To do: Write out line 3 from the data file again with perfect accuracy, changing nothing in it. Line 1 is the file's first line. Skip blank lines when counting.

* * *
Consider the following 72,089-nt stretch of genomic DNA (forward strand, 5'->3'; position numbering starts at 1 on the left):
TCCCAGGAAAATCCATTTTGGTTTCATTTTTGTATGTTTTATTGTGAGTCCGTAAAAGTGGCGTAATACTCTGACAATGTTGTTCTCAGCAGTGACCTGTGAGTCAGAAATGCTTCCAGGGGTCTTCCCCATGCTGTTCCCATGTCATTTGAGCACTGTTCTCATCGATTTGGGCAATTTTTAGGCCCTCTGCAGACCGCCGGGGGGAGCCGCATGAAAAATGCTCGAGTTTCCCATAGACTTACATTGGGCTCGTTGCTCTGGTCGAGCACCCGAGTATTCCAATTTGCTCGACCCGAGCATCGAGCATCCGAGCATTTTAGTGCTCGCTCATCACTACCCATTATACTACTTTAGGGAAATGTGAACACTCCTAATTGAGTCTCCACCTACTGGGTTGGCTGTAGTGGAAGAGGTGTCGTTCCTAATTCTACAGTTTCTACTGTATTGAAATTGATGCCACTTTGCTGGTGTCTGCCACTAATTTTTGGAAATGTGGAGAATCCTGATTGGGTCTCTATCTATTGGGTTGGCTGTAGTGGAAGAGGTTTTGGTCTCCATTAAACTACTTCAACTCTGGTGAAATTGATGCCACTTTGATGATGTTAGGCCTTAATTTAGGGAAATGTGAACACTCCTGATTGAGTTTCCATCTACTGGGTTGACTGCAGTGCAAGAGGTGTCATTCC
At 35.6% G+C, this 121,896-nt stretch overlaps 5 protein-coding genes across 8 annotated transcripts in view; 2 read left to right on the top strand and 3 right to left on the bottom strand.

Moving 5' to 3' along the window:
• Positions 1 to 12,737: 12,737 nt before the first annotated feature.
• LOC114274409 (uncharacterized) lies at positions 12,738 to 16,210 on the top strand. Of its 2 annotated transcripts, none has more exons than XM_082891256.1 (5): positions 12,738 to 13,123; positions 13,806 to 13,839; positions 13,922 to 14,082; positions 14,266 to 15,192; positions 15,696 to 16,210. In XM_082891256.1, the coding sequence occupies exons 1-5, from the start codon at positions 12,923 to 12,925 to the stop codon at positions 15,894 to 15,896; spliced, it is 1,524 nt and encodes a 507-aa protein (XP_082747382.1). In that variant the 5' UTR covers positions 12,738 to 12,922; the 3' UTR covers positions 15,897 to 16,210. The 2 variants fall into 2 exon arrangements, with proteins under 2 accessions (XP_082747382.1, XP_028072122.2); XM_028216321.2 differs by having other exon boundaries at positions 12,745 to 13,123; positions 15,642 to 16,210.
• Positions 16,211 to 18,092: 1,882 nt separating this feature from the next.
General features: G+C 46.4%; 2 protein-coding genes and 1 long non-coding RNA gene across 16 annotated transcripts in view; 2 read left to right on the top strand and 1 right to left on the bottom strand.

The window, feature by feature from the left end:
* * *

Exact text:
At 35.6% G+C, this 121,896-nt stretch overlaps 5 protein-coding genes across 8 annotated transcripts in view; 2 read left to right on the top strand and 3 right to left on the bottom strand.